Acting in Catalytic Ways

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Iowa State University Extension and Outreach acts in catalytic ways — creating opportunities and building relationships throughout the state. Last year companies that worked with our Center for Industrial Research and Service  — CIRAS — reported making $43 million in new investments and creating or retaining more than 6,000 jobs. We bring the right people together to move Iowa forward. We’re people advancing people.

Karen Lathrop is the executive director for West Liberty Economic Area Development (WE-LEAD) and an ISU Extension community economic development specialist. Karen says:

Six years ago West Liberty Economic Area Development created a partnership with Iowa State University Extension. The partnership has focused on creating economic development in rural communities. As part of WE-LEAD, we’ve been working a lot with our downtown, trying to make sure that we keep the storefronts filled.

We work with West Liberty Foods, which is our major employer. They employ about 800 people in our community. Their West Liberty Foods Market is their retail outlet for turkey products.

This is Local Grounds, a company that we helped get started. It’s a coffee shop and a community gathering place.

Through this position with Iowa State and WE-LEAD, we’ve really been able to be a catalyst for change in the community — being able to utilize university resources and expertise, and to be able to connect people to other resources that are in the field with Extension. The fact that Extension actually came in and allowed us to do this — look at rural economic development, really focusing on the business base … really improving them and helping them grow — is a critical factor. Iowa State’s involvement … has really made all the difference in the world.

Cindy Danielson is general manager of Hy-Capacity, a manufacturer and remanufacturer of agricultural parts. For several years the company has worked with CIRAS. With 145 employees in Humboldt, Iowa, the company has seen about 10 percent growth per year. Cindy says:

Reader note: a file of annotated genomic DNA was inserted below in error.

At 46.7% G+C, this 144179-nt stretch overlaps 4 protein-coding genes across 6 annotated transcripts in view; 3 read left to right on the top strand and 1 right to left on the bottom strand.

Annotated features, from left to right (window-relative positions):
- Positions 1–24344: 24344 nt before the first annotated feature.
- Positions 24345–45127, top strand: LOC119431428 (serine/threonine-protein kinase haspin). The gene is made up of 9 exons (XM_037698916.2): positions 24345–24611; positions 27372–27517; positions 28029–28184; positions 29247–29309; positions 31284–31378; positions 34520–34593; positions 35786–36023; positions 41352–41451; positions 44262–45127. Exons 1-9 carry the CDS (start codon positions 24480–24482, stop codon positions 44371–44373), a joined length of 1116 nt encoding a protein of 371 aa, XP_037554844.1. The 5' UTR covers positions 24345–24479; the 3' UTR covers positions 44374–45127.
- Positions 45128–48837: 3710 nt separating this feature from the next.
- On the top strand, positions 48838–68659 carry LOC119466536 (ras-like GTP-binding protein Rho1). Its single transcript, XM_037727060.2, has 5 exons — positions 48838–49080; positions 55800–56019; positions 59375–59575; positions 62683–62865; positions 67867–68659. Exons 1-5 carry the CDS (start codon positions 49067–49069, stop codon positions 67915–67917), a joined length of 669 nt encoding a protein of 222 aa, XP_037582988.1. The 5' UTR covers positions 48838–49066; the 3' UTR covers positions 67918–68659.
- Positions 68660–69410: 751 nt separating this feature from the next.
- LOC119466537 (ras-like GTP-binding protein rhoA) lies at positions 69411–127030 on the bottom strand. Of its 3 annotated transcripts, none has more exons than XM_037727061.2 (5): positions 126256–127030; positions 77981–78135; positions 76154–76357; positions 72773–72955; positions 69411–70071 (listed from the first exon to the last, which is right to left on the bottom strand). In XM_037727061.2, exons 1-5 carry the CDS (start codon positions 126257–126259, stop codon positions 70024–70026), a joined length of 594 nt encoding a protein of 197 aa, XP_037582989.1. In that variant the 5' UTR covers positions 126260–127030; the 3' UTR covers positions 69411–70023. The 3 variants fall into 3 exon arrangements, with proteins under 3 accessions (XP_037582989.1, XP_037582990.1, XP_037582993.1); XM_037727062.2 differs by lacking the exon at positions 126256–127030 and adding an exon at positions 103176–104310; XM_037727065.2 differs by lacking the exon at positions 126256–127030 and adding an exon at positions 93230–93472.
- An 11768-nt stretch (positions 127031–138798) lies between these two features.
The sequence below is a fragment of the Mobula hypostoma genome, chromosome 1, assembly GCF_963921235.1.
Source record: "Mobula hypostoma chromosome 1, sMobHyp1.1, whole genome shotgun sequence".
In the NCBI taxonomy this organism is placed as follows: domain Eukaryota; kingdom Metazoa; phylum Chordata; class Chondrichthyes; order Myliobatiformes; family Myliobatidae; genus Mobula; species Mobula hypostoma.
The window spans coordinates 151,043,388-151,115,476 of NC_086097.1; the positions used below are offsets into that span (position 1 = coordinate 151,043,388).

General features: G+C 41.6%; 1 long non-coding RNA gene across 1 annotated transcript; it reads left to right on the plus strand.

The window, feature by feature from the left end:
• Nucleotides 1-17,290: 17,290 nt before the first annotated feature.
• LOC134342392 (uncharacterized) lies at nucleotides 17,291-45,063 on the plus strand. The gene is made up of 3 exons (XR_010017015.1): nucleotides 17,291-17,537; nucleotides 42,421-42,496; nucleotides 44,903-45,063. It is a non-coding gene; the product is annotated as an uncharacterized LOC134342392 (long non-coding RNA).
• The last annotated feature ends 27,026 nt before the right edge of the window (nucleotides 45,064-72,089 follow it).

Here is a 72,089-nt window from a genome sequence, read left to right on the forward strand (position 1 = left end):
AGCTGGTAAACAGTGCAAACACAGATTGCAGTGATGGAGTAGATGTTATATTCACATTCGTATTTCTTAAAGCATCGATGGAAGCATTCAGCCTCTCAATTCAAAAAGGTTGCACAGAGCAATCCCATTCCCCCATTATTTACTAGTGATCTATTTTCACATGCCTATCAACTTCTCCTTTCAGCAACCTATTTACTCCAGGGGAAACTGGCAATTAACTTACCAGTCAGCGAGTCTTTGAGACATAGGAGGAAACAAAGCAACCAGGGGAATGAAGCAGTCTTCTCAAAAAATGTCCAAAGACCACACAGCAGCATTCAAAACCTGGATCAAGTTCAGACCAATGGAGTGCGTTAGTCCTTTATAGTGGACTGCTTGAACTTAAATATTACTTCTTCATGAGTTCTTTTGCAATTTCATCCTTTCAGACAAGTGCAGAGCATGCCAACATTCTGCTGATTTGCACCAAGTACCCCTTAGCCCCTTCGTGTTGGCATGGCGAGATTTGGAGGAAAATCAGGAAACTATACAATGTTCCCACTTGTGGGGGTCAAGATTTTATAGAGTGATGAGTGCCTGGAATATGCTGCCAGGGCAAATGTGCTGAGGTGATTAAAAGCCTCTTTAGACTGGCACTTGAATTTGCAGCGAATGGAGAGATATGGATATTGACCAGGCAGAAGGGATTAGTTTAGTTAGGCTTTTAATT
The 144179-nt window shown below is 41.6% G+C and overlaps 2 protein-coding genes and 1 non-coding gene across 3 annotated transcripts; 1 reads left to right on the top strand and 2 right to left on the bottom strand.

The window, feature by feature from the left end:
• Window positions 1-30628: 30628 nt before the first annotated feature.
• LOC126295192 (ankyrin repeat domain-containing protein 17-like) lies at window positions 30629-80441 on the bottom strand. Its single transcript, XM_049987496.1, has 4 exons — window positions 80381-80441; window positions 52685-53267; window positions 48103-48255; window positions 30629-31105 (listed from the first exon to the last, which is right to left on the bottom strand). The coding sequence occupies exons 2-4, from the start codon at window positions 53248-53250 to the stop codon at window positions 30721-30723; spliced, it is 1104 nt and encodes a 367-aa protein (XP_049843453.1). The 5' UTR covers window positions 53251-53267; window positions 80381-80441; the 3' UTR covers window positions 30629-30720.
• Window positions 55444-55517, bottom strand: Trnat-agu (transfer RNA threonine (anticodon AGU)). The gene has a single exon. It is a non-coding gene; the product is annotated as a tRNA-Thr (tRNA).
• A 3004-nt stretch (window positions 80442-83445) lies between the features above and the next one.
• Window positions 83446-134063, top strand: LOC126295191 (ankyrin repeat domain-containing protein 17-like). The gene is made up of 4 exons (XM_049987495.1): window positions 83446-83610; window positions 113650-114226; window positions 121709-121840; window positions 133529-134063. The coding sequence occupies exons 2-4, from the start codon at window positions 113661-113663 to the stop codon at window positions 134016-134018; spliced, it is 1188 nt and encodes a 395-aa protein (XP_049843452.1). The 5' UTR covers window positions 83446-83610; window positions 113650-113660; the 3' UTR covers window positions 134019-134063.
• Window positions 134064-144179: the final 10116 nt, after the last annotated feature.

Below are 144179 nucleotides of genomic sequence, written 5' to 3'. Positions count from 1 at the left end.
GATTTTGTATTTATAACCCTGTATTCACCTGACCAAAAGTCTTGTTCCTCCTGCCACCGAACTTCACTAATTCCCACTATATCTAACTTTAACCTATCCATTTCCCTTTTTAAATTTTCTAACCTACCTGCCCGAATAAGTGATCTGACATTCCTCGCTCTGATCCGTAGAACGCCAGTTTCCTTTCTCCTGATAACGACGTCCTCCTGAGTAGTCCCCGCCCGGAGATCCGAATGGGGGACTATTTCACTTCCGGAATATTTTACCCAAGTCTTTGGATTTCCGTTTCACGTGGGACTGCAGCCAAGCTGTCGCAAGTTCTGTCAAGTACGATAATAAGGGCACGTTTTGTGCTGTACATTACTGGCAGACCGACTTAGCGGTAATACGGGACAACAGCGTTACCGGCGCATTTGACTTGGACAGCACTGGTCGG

CIRAS was introduced to Hy-Capacity in 2006 and from there we started doing job training. We looked at lean; we looked at green; we looked at team building. We looked at all training available through CIRAS. They’ve come up with some really hands-on, specific answers to problems that we’ve struggled with.

It certainly has been a catalyst for our growth. We have never been disappointed by CIRAS. We’re really proud to be associated with them. Any manufacturer in Iowa should look to CIRAS for any type of help that they might have — whether it’s green, whether it’s lean, whether it’s geothermal, whether it’s teaching and coaching … just trying to learn. … You’d be surprised, if they’re not the answer, how they get answers for you. They’ve been a big part of our success and they will continue to be a big part of our success.

Teresa Wiemerslage is the ISU Extension Region 4 communications and program coordinator working with the Northeast Iowa Farm to School program, which connects schools with their local agricultural communities. Part of the program involves engaging high school students as farm-to-school educators. These older students teach younger students about local foods. Teresa says:

Those initial discussions with Extension brought many people to the table. Extension served as a catalyst to be able to bring those people together to talk about different roles that they can play in this work.

Cross-age teaching is one of the components that we use to help bring some of that nutrition and local food education directly into the classroom. ISU Extension and Outreach staff have prepared a lesson. … The students practice the lesson and then they go into the classroom. They are going to lead an activity — some sort of physical activity, some type of hands-on activity — and then (the younger students) get to taste the food that they’re talking about.

We create a bond between those younger students and the older students. By going in every month and having that interaction and that relationship with an older youth role model, we’re finding that the younger students are really captivated and enthralled and develop a really neat relationship with those students in their school.

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WE-LEAD in West Liberty

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